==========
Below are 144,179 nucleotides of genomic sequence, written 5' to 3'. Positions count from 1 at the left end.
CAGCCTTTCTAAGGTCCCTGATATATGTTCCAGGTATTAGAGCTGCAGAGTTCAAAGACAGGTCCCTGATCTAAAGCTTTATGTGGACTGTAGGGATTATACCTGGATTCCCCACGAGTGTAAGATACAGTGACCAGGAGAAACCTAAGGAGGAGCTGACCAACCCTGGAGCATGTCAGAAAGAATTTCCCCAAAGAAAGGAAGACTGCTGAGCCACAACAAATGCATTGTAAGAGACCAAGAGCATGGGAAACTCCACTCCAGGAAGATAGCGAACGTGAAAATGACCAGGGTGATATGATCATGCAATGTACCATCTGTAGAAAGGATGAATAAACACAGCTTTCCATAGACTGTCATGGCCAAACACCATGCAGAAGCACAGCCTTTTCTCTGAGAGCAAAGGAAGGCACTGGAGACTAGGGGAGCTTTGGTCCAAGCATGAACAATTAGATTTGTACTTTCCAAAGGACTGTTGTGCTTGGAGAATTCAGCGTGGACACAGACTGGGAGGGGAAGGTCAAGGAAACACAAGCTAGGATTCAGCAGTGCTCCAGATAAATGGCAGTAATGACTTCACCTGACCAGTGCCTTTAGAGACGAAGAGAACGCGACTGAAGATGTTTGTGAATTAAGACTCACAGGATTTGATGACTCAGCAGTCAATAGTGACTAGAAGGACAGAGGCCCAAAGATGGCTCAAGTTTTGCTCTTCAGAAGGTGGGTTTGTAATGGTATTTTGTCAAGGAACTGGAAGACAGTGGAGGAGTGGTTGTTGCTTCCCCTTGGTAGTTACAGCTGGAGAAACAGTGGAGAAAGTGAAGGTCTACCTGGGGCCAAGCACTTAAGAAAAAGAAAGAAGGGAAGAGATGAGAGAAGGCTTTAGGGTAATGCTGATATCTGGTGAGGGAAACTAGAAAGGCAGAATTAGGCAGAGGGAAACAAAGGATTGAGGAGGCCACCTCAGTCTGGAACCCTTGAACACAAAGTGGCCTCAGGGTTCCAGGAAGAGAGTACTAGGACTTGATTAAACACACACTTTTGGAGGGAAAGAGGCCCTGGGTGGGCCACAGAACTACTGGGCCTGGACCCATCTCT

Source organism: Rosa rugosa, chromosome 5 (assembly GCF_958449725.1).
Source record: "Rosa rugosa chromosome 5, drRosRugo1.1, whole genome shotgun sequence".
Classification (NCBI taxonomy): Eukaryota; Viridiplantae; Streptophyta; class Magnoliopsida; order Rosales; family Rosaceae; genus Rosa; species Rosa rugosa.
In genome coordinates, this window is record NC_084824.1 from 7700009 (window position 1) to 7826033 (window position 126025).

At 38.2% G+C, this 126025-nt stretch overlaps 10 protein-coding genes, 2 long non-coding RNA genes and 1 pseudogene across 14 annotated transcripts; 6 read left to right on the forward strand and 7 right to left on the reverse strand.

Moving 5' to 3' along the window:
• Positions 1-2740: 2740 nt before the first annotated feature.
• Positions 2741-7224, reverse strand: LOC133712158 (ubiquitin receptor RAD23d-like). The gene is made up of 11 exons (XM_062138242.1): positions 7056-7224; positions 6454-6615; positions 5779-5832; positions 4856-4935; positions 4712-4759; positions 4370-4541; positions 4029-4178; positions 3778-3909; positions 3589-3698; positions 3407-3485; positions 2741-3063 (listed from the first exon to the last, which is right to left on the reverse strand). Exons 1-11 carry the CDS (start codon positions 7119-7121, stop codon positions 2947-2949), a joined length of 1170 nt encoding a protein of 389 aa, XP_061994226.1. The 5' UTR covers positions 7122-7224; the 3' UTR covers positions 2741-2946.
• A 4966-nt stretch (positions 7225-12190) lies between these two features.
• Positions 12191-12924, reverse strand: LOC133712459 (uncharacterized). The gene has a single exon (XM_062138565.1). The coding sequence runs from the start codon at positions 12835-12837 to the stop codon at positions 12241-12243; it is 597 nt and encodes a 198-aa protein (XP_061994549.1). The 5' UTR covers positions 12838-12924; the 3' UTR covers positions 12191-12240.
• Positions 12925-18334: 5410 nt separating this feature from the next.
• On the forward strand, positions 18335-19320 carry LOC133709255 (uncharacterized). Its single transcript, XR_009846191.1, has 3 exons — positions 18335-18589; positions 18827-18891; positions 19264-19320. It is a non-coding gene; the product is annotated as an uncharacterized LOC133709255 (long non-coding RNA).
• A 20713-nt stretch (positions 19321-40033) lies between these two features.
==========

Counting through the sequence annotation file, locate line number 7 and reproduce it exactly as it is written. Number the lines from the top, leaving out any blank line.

At 38.2% G+C, this 126025-nt stretch overlaps 10 protein-coding genes, 2 long non-coding RNA genes and 1 pseudogene across 14 annotated transcripts; 6 read left to right on the forward strand and 7 right to left on the reverse strand.